It’s been a few days now since the Nate Frazier news dropped. The team is moving on, as is Nate, although his first plan appears to have been derailed. There really isn’t all that much else to say on the subject, but it just feels like there should be more. Where’s the analysis? What’s the impact? The truth is that we’ll never really know. The one thing we do know is that whoever steps in at nose guard– whether it’s Chase Burge, Jordan Stephens, someone else, or most likely a combination of the three– is not only getting a tremendous opportunity, but is also going to be stuck with hearing “if Nate was here” from fans all season (see: Johnson, Paul). That’s unfortunate, even if it sort of comes with the territory. It’s hard enough to replace a player as good as Nate. It’s almost impossible to measure up to the mythical image of Nate that people are inevitably going to develop (if they haven’t already).
There’s a reason for that, of course. Navy doesn’t usually get players like Nate Frazier. The stereotypical Mid is undersized and overachieving, but at 6-3, 290, there is nothing undersized about Nate. That isn’t a lardball 290, either. Nate is as solid as they come. And last year, we started to to see the realization of the potential we had been told about since he was a plebe. He made the transition from mere block-absorber to genuine playmaker, especially in the second half of the season. Nate was going to be the anchor of what we all expected to be an excellent defense in 2009. Those are some big shoes to fill. Even with the loss of Nate, though, this is still going to be a very good defense. The secondary is deep, the linebackers are rangy, and the line is experienced. Whoever steps in at nose guard doesn’t have to be Nate Frazier; he just has to do his job. The team around him has plenty of playmakers. Maybe it won’t be an elite defense (by Navy’s standards), but it should still be very, very good.
Still, if there was a time that you wouldn’t want to lose a defensive star, it would be this season. Navy’s production on both sides of the ball has been fairly consistent since 2003. The exception was, of course, 2007. The 2007 offense was as experienced as they were talented, but the defense had new faces at almost every position. The end result was somewhat predictable, although maybe not to the extent that it played out. That year, the defense was atrocious, but the offense was virtually unstoppable; the two extremes averaged out to another successful, 8-win campaign. This season, we have the opposite; now it’s the defense that will presumably need to pick up some of the offense’s slack based on their relative experience. Of course, the coaches aren’t heading to Columbus resigning themselves to trying to win every game 14-13. They have a wildcard to play in their attempt to make up for the inefficiencies of inexperience. That wildcard is the passing game.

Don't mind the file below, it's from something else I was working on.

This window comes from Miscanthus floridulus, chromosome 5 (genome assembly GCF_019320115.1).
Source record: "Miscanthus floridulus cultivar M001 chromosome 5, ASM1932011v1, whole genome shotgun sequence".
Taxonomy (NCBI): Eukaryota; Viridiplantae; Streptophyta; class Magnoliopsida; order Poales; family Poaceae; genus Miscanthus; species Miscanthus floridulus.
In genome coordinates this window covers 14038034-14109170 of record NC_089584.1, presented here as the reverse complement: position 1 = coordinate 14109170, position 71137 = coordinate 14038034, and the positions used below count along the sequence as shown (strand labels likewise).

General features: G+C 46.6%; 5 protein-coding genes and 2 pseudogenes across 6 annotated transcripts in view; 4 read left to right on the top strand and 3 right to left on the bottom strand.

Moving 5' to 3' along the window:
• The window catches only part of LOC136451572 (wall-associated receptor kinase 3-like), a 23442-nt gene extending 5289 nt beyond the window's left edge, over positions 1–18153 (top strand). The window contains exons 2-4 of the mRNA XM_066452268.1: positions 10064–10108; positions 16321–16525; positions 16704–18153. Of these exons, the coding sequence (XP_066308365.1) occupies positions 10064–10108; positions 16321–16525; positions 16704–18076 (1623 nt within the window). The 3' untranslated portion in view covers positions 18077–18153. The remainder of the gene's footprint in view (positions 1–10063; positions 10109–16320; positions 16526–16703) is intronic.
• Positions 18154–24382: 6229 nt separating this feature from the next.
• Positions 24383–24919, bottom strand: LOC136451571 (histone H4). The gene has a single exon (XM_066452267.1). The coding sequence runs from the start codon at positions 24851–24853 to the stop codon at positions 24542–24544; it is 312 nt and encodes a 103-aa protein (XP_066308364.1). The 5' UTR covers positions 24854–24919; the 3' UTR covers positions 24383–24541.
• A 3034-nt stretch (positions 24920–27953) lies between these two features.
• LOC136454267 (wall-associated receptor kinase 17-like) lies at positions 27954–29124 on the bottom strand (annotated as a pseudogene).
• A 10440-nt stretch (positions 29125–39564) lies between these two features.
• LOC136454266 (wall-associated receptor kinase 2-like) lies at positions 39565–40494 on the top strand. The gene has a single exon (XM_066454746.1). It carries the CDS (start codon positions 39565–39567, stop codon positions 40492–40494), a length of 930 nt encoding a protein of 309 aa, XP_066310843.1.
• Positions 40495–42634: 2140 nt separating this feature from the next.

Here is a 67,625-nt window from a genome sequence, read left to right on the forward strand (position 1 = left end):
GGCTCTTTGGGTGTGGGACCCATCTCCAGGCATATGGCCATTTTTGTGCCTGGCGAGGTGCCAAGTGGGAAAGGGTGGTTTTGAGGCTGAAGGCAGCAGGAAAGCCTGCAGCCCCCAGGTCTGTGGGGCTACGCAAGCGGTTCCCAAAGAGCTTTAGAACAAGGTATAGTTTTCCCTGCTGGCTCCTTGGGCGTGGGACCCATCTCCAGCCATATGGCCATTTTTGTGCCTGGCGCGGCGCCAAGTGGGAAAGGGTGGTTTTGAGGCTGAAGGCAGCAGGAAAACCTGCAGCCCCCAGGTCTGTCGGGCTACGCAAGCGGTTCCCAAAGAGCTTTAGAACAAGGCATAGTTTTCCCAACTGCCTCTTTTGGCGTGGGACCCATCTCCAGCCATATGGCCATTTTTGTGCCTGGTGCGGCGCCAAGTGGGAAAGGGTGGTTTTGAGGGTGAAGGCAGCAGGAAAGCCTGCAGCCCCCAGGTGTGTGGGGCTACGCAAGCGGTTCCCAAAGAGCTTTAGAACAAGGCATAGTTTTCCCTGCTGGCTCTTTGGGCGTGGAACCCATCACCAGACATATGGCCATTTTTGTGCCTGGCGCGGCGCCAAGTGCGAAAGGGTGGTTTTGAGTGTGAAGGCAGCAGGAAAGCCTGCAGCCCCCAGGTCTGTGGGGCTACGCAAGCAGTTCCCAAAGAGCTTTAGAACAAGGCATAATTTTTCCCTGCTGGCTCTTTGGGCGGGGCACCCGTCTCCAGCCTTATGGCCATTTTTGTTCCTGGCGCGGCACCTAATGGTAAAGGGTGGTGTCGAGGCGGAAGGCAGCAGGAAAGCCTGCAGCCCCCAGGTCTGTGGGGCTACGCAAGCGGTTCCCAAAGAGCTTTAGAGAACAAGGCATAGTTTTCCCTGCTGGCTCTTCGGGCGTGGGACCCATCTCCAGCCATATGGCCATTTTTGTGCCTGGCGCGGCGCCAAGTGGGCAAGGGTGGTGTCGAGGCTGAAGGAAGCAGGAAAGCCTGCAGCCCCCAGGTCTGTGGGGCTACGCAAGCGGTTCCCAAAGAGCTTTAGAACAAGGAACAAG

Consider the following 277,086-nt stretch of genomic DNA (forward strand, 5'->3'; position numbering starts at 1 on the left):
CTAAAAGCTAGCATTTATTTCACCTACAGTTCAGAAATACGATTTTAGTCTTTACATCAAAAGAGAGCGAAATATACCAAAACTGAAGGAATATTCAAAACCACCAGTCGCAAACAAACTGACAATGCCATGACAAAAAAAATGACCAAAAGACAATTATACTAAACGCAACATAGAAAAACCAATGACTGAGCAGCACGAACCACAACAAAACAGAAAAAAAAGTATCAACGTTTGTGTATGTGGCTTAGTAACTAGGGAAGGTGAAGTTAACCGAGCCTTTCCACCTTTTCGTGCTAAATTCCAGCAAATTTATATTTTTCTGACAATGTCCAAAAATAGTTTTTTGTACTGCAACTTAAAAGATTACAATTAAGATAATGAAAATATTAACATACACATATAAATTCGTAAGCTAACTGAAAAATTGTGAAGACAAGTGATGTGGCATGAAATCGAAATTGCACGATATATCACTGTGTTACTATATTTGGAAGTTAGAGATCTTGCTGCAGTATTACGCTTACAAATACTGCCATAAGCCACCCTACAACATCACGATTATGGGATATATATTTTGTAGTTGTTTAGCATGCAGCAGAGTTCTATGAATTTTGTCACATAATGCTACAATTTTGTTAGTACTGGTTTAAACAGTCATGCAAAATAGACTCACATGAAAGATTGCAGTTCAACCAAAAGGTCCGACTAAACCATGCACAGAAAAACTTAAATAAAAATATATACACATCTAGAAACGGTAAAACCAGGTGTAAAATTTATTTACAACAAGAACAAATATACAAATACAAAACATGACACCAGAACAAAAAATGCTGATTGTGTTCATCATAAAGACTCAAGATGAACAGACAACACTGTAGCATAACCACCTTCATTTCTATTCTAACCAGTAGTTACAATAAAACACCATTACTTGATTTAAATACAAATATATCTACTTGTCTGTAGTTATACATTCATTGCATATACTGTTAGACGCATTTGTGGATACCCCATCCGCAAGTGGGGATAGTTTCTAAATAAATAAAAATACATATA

We don’t really talk that much about passing around here (for obvious reasons), but it looks like that’s going to have to change. It’s no secret that the Mids are going to throw more this year. Coach Niumatalolo said as much on media day, even though he downplayed it a little bit:
We are going to continue to do what we do. Ricky has a skill set that is a little different than some of our past quarterbacks and that will help us in the passing game, although we aren’t going to turn into Texas Tech or anybody. We will probably throw the ball a little bit more, but we know for us to be successful we have to run the ball and there is a whole plan behind it and why we do what we do and what we are trying to get accomplished. Our offense isn’t filled with bells and whistles and it isn’t real fancy, but we just want to win games.